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Friday, August 1, 2008

The Great Middle Ground

What can the graphic novelist do to increase the value of their stories, not just in the eyes of the comics reader, but also to the average civilian?

The general public has been weaned, even spoiled, by motion pictures. I use motion pictures here because comics have become film's strange bedfellow. And it appears that a number of creators have deemed it necessary to create comics that approximate film.

But comics can never be film. Comics do not have the benefit of physical motion. And the more that comics are attached to film, the lesser its value becomes.

So what can the graphic novelist do to place the medium in its rightful independent place as an incomparable artform, and yet not be too artsy that it alienates the common Joe?

The principle I've always held is this: "Give them what they want, then give them what you want." To be profitable, the graphic novel should think "profitability." Structure a story using the standard genre of film--romantic comedy, sci-fi thriller, buddy cop, etc.--to make the story familiar and seemingly comfortable to read, but offer the left field surprise.

1) While the graphic novel can be made to look like a film, it should have important elements (visual and verbal) that are difficult to translate to film. In effect, offering an audience the experience that only comics can provide.

2) While the graphic novel can have stories that can be imagined as a profitable film, it should have story elements that would make film producers think twice. In short, important story elements that can be depicted freely in an unregulated medium, but would be subject to extreme scrutiny by the film industry.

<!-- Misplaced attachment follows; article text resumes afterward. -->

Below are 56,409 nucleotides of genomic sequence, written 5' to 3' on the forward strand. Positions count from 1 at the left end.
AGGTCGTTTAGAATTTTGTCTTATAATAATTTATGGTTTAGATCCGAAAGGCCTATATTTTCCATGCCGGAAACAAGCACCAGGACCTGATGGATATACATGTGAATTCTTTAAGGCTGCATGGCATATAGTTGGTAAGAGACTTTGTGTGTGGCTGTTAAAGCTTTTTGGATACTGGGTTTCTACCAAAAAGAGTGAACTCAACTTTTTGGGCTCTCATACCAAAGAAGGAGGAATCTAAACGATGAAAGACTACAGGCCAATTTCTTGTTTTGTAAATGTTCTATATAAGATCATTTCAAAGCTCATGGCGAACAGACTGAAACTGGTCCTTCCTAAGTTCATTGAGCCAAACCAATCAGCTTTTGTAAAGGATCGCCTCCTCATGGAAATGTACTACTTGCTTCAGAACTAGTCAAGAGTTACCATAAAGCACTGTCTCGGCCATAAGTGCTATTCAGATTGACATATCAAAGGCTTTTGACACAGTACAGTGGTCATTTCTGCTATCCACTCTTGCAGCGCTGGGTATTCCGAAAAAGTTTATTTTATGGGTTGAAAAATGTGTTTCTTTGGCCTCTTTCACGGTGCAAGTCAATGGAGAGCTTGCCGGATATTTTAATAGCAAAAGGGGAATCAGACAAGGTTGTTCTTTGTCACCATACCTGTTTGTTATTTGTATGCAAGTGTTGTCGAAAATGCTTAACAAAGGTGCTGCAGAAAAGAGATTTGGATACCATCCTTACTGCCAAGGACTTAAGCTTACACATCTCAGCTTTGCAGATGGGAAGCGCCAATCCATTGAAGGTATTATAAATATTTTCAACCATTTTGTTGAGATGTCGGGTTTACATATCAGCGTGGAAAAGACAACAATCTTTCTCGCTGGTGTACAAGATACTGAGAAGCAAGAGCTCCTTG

3) The success of a lot of films is hinged on celebrity--bankable actors with reliable performances--which the graphic novel does not have the benefit of. It is thus required of the graphic novelist to position him or herself as the celebrity, by producing compelling well-written and drawn stories. The graphic novelist has to think and work like a professional novelist, and not just "some person who makes comics."

4) One aspect of film that the graphic novel can freely exploit is the presentation of thought. It is almost impossible to present conscious thought in commercial film, but thought is a mainstay in the arsenal of comics creation. Also note that the presentation of thoughts is widely used in prose novels. The graphic novelist can use thought to enrich a narrative.

5) The graphic novelist should put equal weight the planning of words and pictures. It is not enough to have a great script. The graphic novelist would have to play the role of production designer--taking care to research for the depiction of locations, locales, costumes, props, etc. And this visual research ought to extend to the "performances" of the characters, with each character serving as an "actor." The graphic novelist should provide a wealth of visual and verbal nuance. Doing so would add significantly to the impression of worth in the eyes of the public.

At the end of the day, it's all about worth. If a graphic novel intends to sell, it's supposed to be seen a worthy by the people who flip through it in a bookstore.

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